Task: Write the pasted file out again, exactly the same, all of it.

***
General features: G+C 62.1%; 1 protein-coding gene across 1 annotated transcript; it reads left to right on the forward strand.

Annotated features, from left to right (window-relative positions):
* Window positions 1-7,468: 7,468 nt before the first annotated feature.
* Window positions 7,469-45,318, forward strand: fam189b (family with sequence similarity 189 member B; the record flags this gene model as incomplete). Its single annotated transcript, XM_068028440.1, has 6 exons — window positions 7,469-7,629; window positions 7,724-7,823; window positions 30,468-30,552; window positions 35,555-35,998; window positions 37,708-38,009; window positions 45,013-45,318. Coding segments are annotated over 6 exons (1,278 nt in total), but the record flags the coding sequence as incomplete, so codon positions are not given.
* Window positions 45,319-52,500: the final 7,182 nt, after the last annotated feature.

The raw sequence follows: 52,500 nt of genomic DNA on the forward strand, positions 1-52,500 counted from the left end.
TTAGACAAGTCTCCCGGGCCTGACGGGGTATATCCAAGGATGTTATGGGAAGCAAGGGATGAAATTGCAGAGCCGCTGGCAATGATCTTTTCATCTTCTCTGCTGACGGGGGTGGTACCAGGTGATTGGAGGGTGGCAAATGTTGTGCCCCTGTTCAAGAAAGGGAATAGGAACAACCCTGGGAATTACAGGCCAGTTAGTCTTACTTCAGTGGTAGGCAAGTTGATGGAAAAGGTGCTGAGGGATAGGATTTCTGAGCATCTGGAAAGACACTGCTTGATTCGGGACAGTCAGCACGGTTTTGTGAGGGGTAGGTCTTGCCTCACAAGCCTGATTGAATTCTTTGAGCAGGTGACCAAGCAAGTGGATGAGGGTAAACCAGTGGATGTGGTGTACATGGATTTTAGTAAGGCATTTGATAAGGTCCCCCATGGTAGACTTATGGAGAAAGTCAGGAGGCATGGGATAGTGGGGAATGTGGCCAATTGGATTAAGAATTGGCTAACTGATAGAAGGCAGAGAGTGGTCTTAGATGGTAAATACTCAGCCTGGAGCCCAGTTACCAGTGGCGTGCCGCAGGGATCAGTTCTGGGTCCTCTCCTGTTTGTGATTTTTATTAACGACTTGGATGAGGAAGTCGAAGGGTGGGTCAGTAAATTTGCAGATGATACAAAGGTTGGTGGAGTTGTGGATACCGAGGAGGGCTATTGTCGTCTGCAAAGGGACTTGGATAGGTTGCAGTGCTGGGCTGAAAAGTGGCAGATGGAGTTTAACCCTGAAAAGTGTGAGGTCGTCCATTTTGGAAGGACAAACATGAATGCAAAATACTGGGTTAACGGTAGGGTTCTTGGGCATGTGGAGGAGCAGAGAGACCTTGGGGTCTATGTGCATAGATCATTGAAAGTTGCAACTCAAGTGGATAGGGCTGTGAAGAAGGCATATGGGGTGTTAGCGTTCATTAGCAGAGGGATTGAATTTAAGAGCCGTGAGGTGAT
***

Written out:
General features: G+C 62.1%; 1 protein-coding gene across 1 annotated transcript; it reads left to right on the forward strand.

Annotated features, from left to right (window-relative positions):
* Window positions 1-7,468: 7,468 nt before the first annotated feature.
* Window positions 7,469-45,318, forward strand: fam189b (family with sequence similarity 189 member B; the record flags this gene model as incomplete). Its single annotated transcript, XM_068028440.1, has 6 exons — window positions 7,469-7,629; window positions 7,724-7,823; window positions 30,468-30,552; window positions 35,555-35,998; window positions 37,708-38,009; window positions 45,013-45,318. Coding segments are annotated over 6 exons (1,278 nt in total), but the record flags the coding sequence as incomplete, so codon positions are not given.
* Window positions 45,319-52,500: the final 7,182 nt, after the last annotated feature.

The raw sequence follows: 52,500 nt of genomic DNA on the forward strand, positions 1-52,500 counted from the left end.
TTAGACAAGTCTCCCGGGCCTGACGGGGTATATCCAAGGATGTTATGGGAAGCAAGGGATGAAATTGCAGAGCCGCTGGCAATGATCTTTTCATCTTCTCTGCTGACGGGGGTGGTACCAGGTGATTGGAGGGTGGCAAATGTTGTGCCCCTGTTCAAGAAAGGGAATAGGAACAACCCTGGGAATTACAGGCCAGTTAGTCTTACTTCAGTGGTAGGCAAGTTGATGGAAAAGGTGCTGAGGGATAGGATTTCTGAGCATCTGGAAAGACACTGCTTGATTCGGGACAGTCAGCACGGTTTTGTGAGGGGTAGGTCTTGCCTCACAAGCCTGATTGAATTCTTTGAGCAGGTGACCAAGCAAGTGGATGAGGGTAAACCAGTGGATGTGGTGTACATGGATTTTAGTAAGGCATTTGATAAGGTCCCCCATGGTAGACTTATGGAGAAAGTCAGGAGGCATGGGATAGTGGGGAATGTGGCCAATTGGATTAAGAATTGGCTAACTGATAGAAGGCAGAGAGTGGTCTTAGATGGTAAATACTCAGCCTGGAGCCCAGTTACCAGTGGCGTGCCGCAGGGATCAGTTCTGGGTCCTCTCCTGTTTGTGATTTTTATTAACGACTTGGATGAGGAAGTCGAAGGGTGGGTCAGTAAATTTGCAGATGATACAAAGGTTGGTGGAGTTGTGGATACCGAGGAGGGCTATTGTCGTCTGCAAAGGGACTTGGATAGGTTGCAGTGCTGGGCTGAAAAGTGGCAGATGGAGTTTAACCCTGAAAAGTGTGAGGTCGTCCATTTTGGAAGGACAAACATGAATGCAAAATACTGGGTTAACGGTAGGGTTCTTGGGCATGTGGAGGAGCAGAGAGACCTTGGGGTCTATGTGCATAGATCATTGAAAGTTGCAACTCAAGTGGATAGGGCTGTGAAGAAGGCATATGGGGTGTTAGCGTTCATTAGCAGAGGGATTGAATTTAAGAGCCGTGAGGTGAT